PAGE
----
What is the appeal of the Latin Mass for so many devout young adult Catholics?
The reverence involved in a Latin Mass is so different than anything we've experienced.
I've lived only in the post-Vatican II era. Yet, I recall older people getting extremely upset over the changes. I mean ready-to-leave our Church mad. I didn't have anything against Vatican II, in fact my childhood pastor attended as an observer. Some of the changes I liked. I never learned enough Latin to fully understand what was being said. I like hearing the Mass in English.
Another point of contention after Vatican II was the laity receiving Holy Communion in the hand. I like receiving Holy Communion in the hand. To me it seemed to mirror how the Apostles received The Eucharist.
It's not a hatred of the Ordinary Form Mass that drives us to the Latin Mass. It's that the Latin Mass is reverent in a different way. The desire to be holy-- and to feel taken away from the ordinary into the extraordinary—drives us to the Latin Mass.
I attended one Latin Mass recently to see what was the big deal. For the first time I connected to my parents' experience of the Mass (they having been born before Vatican II). This was cool.
I'm not going to join a Latin Mass parish. I like the regular Sunday Mass. But I have to be honest. The Ordinary Form of the Mass has its challenges. It's too social. It's too musical and I can't sing. I can't seem to pray as I want to pray because of the lack of silence. Sometimes I feel like I attended a concert and a Mass broke out.
The Latin Mass gives us the feeling of awe. It just fits what we need in the modern world.
I do not believe the Latin Mass is harming the Church. In fact it enhances our Church. It is like an Italian Mass on March 19 for the feast of St. Joseph in my opinion--or a weekly Spanish Mass held in the United States. It is an accommodation for those who like that type of comfort.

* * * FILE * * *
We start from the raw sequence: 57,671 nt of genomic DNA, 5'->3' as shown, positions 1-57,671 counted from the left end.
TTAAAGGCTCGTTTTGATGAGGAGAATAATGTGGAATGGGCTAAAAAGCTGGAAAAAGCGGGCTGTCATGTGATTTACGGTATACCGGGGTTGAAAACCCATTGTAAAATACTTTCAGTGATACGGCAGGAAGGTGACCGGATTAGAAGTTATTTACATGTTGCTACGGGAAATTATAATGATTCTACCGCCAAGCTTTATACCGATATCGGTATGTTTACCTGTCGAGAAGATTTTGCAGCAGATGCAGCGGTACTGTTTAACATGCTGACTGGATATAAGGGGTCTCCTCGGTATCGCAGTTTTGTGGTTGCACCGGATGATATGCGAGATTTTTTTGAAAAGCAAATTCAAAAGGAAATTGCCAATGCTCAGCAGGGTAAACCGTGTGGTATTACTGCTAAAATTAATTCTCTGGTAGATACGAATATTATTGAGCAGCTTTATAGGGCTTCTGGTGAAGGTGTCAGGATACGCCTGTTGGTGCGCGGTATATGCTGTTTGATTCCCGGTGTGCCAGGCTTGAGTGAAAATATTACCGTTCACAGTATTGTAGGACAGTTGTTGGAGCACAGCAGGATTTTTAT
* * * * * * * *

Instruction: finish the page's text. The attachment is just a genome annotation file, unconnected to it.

And the Mass is a meal. I mean how many of us want the comfort of chicken noodle soup when we are sick? Maybe others hate chicken noodle soup and prefer ginger ale when they are ill. I guess what I am saying is I don't see it as a threat like some do. I honestly don't understand why anyone would want to rid the Church of an avenue to holiness. That seems petty to me.
I'd like to share an event I witnessed. In my last parish's perpetual adoration chapel there were battery-operated candles and some plastic flowers. I was told this was done because the risk of fire in the chapel overnight worried the elderly priest. A few years later, when a younger priest replaced him, he switched out to real candles and live flowers. The new priest explained these changes were in line with the requirements. Soon the priest closed down the overnight chapel and limited the hours during the day. I'm sure there were many reasons he felt he had to limit the hours. Still, an avenue of grace was erased to anyone who needed an overnight place to pray in our diocese. I wonder if in order to bring about "the requirements" we may lose some things people need to thrive.
In an imperfect world, accommodation is a beautiful thing.
We just want to be fed. The Latin Mass feeds us.
Well, anyone who understands a bit about human nature knows that forbidden fruit will increase the desire of something. So those inside the Church who clamp down on the Latin Mass only increase its appeal. In fact I had no desire to ever go to a Latin Mass until the big brouhaha about the Latin Mass being banned. The appeal was “hey this is banned, let's go!”
Never thought we'd see the day Latin Mass attendance was “bad boy” behavior.
A long time ago I thought I was a writer. Because my parents were practical, I went into teaching. About eight years ago, I began to write again. So here I am.
I hold a B.S. degree in Elementary Education from Penn State University (University Park). I enjoy gardening, reading, Pittsburgh sports, and cooking, but not in that order. My regular job is being a wife and mother.